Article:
Not all Belgians will stick to rules over Christmas, study shows

A person takes a cellphone picture of the Christmas tree and lights illuminating the Grand Place in Brussels, Belgium, 23 December 2015. [EPA/LAURENT DUBRULE]

A significant portion of the population considers it unlikely that they will fully adhere to strict contact rules at Christmas, according to a study by the University of Antwerp. “If we want to avoid a third Christmas wave, we need a European approach to winter travel,” Belgian Prime Minister Alexander De Croo told EU leaders during Thursday’s summit.

One in three Belgians does not intend to celebrate Christmas in the limited family circle: 86% of the 26,000 respondents think it is likely that they will celebrate Sinterklaas with the family and at most one hug contact, the study results show.

For New Year’s Eve that percentage drops to 75%, at Christmas it is only 68%.

Especially young people between 18 and 35 have a hard time with the measures. Before Christmas, 40.8% of that group said they will not stick to it. Within this category of young people, students do remarkably better: only 29.4% of them said they will not follow the guideline.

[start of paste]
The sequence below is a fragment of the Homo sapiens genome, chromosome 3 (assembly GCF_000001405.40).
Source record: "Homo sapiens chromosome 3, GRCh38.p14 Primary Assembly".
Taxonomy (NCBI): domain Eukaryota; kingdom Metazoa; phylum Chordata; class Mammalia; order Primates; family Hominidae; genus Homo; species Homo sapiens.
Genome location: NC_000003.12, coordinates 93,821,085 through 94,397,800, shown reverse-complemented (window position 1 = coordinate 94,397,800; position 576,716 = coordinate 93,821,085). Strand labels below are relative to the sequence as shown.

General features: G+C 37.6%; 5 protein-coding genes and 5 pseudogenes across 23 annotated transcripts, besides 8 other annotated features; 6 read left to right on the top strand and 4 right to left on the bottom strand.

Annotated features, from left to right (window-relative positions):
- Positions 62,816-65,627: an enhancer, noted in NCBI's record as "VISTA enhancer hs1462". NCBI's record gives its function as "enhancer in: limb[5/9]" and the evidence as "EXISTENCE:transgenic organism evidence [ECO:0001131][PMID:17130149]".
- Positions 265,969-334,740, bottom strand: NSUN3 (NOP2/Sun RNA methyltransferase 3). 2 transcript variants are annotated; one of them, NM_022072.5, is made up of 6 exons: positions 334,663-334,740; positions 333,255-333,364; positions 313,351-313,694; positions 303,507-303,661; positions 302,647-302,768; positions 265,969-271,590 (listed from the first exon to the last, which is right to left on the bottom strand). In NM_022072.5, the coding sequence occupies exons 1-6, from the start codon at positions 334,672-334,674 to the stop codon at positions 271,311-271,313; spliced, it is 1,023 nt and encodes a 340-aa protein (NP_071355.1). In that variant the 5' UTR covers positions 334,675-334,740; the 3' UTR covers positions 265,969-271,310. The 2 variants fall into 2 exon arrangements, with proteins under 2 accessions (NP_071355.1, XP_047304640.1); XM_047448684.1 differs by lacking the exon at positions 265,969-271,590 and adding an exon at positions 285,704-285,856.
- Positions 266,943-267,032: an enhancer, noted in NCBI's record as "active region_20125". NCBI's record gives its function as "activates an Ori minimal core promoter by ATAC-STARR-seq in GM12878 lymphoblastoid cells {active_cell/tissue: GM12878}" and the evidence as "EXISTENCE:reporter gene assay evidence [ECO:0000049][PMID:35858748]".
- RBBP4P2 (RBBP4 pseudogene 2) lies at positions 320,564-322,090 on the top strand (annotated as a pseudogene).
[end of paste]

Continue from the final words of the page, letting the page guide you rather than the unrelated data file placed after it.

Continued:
“The point has been raised by many that we have to look there in order to have a common position in it. Otherwise, it is senseless that certain countries look at it in one way and other countries in a different way,” De Croo said.

“For Thanksgiving in the United States, the CDC has advised everyone not to go back home. It’s not exactly the same as skiing holidays, but it does give an idea of the way people could communicate about it,” he added.

(Alexandra Brzozowski,


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